Southeastern Arizona's dry season is usually locked in by late May, but the heat arrived a little early this year. Last week, Tucson was setting records with temperatures over 100° F., and even high, cool Bisbee was sweltering in the high 80s and low 90s. Then a high-pressure system settled in over the Four Corners - the typical "monsoon"pattern that draws moisture inland from the Gulf of Mexico. Clouds gathered, providing a welcome break from the almost-summer sun, but a few light sprinkles yesterday weren't much more than a tease.
Imagine my surprise walking out the door early this morning into drizzling rain and temperatures in the 50s. It rained off and on all morning in Miller Canyon, so I spent much of the morning's walk drying lenses on my binoculars and the spotting scope (I didn't even bother bringing the camera), but my small group and I were rewarded for our perseverance with views of several Red-faced Warblers, Painted Redstarts, singing male Hepatic Tanager and Black-headed Grosbeak, a Greater Pewee, and a pair of Spotted Owls.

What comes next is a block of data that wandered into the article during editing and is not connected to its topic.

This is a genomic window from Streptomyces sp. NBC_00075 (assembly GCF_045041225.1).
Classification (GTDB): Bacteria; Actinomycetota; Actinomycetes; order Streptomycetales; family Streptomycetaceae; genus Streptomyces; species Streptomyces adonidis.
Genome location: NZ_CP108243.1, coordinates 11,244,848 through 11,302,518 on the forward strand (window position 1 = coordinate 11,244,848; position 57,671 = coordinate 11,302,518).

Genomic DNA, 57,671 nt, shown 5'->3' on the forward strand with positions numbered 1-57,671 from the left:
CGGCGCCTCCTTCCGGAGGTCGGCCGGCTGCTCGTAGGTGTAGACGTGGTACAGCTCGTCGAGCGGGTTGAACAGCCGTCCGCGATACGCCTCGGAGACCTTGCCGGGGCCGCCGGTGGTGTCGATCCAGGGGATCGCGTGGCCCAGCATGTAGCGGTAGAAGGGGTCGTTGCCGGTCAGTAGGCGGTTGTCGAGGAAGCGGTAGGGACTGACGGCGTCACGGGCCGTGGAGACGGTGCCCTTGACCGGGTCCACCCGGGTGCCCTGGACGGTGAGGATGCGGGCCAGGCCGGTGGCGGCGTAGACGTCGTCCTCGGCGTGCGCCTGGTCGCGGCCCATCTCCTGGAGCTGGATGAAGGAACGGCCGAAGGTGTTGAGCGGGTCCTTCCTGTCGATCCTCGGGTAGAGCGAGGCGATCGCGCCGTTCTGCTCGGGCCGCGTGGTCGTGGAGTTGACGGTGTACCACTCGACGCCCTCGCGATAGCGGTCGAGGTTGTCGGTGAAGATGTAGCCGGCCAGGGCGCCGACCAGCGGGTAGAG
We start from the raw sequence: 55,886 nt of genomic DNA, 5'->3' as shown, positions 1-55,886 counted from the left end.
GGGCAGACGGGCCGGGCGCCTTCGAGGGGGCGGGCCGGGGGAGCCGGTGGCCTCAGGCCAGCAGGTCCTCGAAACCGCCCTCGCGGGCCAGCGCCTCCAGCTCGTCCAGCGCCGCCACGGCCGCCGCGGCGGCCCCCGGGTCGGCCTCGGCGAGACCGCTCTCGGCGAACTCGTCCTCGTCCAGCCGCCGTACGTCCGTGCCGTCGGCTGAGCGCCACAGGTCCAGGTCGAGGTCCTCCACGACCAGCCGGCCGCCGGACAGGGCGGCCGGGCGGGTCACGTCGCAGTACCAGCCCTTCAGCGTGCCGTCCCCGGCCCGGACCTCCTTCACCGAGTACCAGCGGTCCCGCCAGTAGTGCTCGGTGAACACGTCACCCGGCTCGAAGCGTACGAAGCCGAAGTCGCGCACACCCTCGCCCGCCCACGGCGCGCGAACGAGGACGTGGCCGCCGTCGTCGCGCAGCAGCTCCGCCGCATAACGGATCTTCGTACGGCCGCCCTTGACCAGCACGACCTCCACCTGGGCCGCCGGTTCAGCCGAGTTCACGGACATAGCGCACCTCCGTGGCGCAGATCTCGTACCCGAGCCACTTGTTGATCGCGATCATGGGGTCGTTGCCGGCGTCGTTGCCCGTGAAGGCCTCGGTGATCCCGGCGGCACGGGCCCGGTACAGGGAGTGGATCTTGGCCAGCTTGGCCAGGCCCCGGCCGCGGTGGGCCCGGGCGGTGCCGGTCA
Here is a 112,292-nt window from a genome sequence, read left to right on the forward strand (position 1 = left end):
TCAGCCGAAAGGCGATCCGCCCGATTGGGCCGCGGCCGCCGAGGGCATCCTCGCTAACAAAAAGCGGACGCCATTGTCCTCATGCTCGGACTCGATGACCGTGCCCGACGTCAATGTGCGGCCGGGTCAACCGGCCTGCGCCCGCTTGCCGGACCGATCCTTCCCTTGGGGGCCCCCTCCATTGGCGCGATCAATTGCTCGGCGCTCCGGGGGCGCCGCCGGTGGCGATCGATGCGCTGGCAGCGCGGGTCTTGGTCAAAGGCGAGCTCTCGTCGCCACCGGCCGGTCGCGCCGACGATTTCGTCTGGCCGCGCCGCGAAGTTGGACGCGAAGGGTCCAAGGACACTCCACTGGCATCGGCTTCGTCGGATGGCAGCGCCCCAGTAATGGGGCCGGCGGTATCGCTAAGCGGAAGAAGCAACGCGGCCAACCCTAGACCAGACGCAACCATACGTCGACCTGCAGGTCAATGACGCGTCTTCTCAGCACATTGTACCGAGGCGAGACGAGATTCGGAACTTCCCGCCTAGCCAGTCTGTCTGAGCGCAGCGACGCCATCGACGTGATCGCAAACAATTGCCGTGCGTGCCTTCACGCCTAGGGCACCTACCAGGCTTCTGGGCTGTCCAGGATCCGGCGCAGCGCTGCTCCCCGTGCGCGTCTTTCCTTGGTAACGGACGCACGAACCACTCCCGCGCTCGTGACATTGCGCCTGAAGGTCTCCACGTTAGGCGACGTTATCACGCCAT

Back home after the walk, I dried myself off, dug around in the closet for my fleece jacket and the fuzzy cap I crocheted this winter, and heated up a can of French onion soup and a cup of Mayan chocolate instant coffee—none of which would I have imagined doing in late May in southeastern Arizona.